Complete silence fell over the small gathering as three sets of eyes stared at Delgado. They had skirted around such an act in private before, but Delgado had said it with such finality that the others were taken aback.

"Remove Yrigoyen and seize control ourselves," Delgado pressed on after a long pause. "We do it for the people of Argentina."
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Hidden 2 yrs ago Post by Byrd Man
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Byrd Man El Hombre Pájaro

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“Who is the boy?” Father Gallo asked the nun.

Sister Shaw looked up from her paperwork and frowned in the priest’s direction. Gallo stood at the window and looked out at the schoolyard as he worried the silver crucifix around his neck.

“What boy,” she sighed before looking back down at her papers.

Father Gallo had taken charge of the orphanage just a few days ago, but in that short time Sister Shaw found herself doing most of the administrative work. Gallo was some sort of favorite with someone back in Rome, and he certainly seemed to care for the boys, but the man didn’t seem practical at all. That didn't bode well for his future, thought Sister Shaw.

“The little one who sits off by himself and reads,” Gallo said. “I’ve noticed him for a few days. Doesn't play with the others."

“That would be Harry Mitchell,” Shaw said without looking up. “He’s a bookworm and very reserved. He's not a fan of mingling with the other boys.”

“You call him, Mitchell...what’s his Japanese name?”

“He doesn’t have one,” snapped Shaw. “He’s not like the other boys, Father. They all have papers on them and we know their heathen names.”

Shaw saw Gallo wince at her use of the word heathen. She got a small thrill out of it. Good. The man seemed to be too lenient to these boys and their people. This orphanage was all about saving souls and converting the godless. There was no place for softness when it came to helping others avoiding Hell.

“Young Mitchell was left on the orphanage doorstep when he was a newborn," she said. "There was some of their gobbledygook written on a paper and pinned to his swaddling blankets, but nobody kept it. We baptized him and christened him Harold Mitchell. That was eight years ago. He’s been with us ever since.”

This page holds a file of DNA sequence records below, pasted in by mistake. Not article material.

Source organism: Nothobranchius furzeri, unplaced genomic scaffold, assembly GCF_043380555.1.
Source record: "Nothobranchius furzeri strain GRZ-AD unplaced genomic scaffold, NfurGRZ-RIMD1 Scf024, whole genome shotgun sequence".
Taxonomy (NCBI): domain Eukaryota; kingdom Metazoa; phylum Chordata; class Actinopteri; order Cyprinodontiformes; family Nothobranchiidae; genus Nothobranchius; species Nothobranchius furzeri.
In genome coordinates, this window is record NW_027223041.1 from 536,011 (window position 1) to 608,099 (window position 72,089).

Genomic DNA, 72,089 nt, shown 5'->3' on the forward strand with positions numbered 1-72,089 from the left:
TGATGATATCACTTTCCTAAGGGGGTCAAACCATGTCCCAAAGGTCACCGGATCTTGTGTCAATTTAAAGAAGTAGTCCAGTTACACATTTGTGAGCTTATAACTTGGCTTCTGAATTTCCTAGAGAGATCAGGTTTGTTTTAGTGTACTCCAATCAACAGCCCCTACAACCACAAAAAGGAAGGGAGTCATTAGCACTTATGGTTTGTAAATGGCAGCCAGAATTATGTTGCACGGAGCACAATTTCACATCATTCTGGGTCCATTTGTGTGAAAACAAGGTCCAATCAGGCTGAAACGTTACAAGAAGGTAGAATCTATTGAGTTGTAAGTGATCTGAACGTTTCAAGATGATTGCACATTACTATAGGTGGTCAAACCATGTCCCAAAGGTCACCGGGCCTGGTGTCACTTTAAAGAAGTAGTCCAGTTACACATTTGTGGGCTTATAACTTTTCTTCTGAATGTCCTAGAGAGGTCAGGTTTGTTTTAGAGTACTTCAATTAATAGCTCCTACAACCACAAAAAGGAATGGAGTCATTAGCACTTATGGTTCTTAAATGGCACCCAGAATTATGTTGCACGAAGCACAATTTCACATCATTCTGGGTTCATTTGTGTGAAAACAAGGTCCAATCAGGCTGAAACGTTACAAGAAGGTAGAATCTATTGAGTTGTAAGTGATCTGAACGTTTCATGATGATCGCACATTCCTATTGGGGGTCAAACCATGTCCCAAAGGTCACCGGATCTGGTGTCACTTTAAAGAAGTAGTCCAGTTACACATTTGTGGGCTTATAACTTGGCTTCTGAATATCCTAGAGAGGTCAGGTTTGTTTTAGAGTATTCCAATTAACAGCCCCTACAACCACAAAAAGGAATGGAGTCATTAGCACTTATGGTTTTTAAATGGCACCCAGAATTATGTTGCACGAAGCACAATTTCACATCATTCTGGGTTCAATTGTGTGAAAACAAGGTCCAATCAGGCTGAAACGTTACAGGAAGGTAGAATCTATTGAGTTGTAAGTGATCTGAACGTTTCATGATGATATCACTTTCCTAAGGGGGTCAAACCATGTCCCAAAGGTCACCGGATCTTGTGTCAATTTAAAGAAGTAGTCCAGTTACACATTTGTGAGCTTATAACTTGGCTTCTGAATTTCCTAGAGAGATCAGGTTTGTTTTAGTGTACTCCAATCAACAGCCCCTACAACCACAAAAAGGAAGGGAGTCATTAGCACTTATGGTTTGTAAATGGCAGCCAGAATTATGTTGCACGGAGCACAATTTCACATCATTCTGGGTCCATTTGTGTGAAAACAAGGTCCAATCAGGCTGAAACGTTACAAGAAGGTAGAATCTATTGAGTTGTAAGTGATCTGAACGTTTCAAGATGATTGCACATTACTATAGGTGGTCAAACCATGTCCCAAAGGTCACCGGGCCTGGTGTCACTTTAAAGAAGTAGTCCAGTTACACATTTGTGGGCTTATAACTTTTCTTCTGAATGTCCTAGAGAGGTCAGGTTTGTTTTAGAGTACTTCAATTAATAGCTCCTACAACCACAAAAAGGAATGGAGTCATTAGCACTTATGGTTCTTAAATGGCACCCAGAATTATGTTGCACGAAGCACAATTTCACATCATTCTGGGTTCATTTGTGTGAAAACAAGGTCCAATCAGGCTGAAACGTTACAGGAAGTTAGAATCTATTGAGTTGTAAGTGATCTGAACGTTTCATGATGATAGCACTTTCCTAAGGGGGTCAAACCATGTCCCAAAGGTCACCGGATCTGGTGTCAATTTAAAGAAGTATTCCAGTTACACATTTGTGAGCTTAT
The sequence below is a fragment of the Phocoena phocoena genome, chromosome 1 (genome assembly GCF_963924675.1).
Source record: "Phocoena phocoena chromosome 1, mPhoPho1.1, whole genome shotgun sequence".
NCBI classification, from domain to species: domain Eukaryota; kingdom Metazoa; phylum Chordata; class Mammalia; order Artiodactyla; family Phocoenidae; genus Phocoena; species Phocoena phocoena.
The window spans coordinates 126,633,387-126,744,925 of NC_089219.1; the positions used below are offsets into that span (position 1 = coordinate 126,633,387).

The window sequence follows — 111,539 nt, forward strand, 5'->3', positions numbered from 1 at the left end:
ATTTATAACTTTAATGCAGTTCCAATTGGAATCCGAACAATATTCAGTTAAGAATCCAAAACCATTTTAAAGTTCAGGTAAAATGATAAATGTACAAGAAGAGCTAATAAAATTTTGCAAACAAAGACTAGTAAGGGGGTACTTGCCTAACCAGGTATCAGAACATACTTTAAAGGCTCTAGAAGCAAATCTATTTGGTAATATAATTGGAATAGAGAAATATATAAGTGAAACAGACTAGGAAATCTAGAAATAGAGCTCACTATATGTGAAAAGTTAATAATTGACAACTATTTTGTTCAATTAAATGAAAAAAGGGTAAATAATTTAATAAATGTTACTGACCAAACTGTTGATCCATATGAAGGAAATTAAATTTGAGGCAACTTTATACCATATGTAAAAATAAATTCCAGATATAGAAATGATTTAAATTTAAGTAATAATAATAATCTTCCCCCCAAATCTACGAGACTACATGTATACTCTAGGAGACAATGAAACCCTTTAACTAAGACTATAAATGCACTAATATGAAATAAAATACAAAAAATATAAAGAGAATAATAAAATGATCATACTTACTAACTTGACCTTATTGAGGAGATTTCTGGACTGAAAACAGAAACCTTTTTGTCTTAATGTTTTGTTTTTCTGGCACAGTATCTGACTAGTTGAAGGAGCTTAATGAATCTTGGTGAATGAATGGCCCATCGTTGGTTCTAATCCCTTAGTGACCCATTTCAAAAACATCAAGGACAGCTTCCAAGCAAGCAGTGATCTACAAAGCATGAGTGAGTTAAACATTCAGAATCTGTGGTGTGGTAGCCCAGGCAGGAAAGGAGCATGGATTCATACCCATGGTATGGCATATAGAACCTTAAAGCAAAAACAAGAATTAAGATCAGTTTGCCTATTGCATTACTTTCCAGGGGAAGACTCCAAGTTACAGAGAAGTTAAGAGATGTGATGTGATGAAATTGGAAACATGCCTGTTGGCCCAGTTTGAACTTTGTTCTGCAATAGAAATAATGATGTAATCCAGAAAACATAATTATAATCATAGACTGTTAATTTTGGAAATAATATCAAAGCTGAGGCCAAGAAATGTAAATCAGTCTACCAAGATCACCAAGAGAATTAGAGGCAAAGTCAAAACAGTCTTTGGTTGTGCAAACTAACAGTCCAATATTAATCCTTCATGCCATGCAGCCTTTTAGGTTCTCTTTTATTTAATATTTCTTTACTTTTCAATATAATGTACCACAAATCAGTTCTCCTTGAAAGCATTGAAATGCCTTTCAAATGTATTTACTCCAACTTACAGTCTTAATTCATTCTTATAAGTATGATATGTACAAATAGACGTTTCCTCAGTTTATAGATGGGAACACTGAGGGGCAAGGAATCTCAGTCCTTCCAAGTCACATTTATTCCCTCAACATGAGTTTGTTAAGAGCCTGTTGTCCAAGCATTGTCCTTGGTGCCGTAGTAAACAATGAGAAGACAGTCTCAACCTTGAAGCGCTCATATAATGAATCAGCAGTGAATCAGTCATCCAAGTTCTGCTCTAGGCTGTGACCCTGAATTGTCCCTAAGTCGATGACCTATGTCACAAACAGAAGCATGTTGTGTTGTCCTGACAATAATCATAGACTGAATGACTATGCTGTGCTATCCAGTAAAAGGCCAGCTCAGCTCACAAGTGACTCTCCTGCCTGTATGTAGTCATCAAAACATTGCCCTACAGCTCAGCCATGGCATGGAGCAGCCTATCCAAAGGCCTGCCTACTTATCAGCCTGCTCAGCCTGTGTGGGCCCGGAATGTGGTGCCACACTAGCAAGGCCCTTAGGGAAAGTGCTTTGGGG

Gallo nodded and continued to stare out the window. Sister Shaw simply shook her head and went back to her papers. Let the young priest stare and be lost in thought. She had real work to do.


Vatican City

Harry peered over his reading glasses at his wristwatch. It was a quarter past eleven in the morning and he could hear chanting echoing through the opulent library halls. The 11 AM mass would be in full swing by now. He’d attended the 7 AM mass like always, but it had been a subdued affair. WNews about Cardinal Moch’s fall was already well circulated through the Vatican by that point. The word floating around also confirmed the worst: the old man was dead. His Holiness had already ordered three days of mourning, a funeral mass set to commence after that. Clergy from across Europe would gather in Rome to see the old Cardinal off.

He tried to drive away thoughts about the dead Cardinal and instead focus on the work before him. Laid out on the table was a collection of books and papers on one Josep Manyanet i Vives. Vives was a Spanish priest who died in 1901. He spent his life devoted to the cause of helping his parish despite being in ill health. It was reported the man suffered from open sores for over a decade. After over twenty years of campaigning from the diocese in Barcelona, the Church was moving forward with beatification of Father Vives and this was the first step.

That’s where Harry came in.